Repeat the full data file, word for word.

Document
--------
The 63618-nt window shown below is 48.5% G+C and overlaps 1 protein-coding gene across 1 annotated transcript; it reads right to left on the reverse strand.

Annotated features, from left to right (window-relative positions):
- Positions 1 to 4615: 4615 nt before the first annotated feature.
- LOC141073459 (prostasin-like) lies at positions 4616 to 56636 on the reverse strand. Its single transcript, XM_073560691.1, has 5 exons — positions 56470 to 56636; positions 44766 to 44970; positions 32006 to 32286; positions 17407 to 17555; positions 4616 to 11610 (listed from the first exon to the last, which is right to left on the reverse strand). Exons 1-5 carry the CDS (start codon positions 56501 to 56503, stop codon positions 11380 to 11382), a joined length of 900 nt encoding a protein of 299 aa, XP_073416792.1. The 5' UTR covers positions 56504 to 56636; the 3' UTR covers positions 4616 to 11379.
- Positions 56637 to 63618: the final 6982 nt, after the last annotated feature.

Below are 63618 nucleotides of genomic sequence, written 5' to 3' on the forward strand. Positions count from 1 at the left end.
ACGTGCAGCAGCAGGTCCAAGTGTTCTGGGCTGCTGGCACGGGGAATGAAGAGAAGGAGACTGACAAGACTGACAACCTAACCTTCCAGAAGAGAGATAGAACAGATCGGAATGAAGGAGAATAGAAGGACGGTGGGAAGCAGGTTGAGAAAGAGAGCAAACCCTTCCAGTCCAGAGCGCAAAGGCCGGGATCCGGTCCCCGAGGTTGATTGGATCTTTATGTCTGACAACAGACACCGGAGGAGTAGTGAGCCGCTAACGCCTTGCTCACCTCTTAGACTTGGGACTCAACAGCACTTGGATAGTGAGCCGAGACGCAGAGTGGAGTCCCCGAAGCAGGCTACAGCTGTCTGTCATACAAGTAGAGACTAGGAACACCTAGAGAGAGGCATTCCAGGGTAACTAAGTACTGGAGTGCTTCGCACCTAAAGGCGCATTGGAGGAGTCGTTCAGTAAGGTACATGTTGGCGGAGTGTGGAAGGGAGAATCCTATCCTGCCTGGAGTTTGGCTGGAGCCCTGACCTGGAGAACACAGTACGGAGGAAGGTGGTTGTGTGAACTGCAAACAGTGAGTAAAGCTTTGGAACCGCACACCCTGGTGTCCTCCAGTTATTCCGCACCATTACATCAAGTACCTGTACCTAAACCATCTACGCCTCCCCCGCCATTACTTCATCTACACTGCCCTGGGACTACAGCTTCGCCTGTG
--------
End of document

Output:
The 63618-nt window shown below is 48.5% G+C and overlaps 1 protein-coding gene across 1 annotated transcript; it reads right to left on the reverse strand.

Annotated features, from left to right (window-relative positions):
- Positions 1 to 4615: 4615 nt before the first annotated feature.
- LOC141073459 (prostasin-like) lies at positions 4616 to 56636 on the reverse strand. Its single transcript, XM_073560691.1, has 5 exons — positions 56470 to 56636; positions 44766 to 44970; positions 32006 to 32286; positions 17407 to 17555; positions 4616 to 11610 (listed from the first exon to the last, which is right to left on the reverse strand). Exons 1-5 carry the CDS (start codon positions 56501 to 56503, stop codon positions 11380 to 11382), a joined length of 900 nt encoding a protein of 299 aa, XP_073416792.1. The 5' UTR covers positions 56504 to 56636; the 3' UTR covers positions 4616 to 11379.
- Positions 56637 to 63618: the final 6982 nt, after the last annotated feature.

Below are 63618 nucleotides of genomic sequence, written 5' to 3' on the forward strand. Positions count from 1 at the left end.
ACGTGCAGCAGCAGGTCCAAGTGTTCTGGGCTGCTGGCACGGGGAATGAAGAGAAGGAGACTGACAAGACTGACAACCTAACCTTCCAGAAGAGAGATAGAACAGATCGGAATGAAGGAGAATAGAAGGACGGTGGGAAGCAGGTTGAGAAAGAGAGCAAACCCTTCCAGTCCAGAGCGCAAAGGCCGGGATCCGGTCCCCGAGGTTGATTGGATCTTTATGTCTGACAACAGACACCGGAGGAGTAGTGAGCCGCTAACGCCTTGCTCACCTCTTAGACTTGGGACTCAACAGCACTTGGATAGTGAGCCGAGACGCAGAGTGGAGTCCCCGAAGCAGGCTACAGCTGTCTGTCATACAAGTAGAGACTAGGAACACCTAGAGAGAGGCATTCCAGGGTAACTAAGTACTGGAGTGCTTCGCACCTAAAGGCGCATTGGAGGAGTCGTTCAGTAAGGTACATGTTGGCGGAGTGTGGAAGGGAGAATCCTATCCTGCCTGGAGTTTGGCTGGAGCCCTGACCTGGAGAACACAGTACGGAGGAAGGTGGTTGTGTGAACTGCAAACAGTGAGTAAAGCTTTGGAACCGCACACCCTGGTGTCCTCCAGTTATTCCGCACCATTACATCAAGTACCTGTACCTAAACCATCTACGCCTCCCCCGCCATTACTTCATCTACACTGCCCTGGGACTACAGCTTCGCCTGTG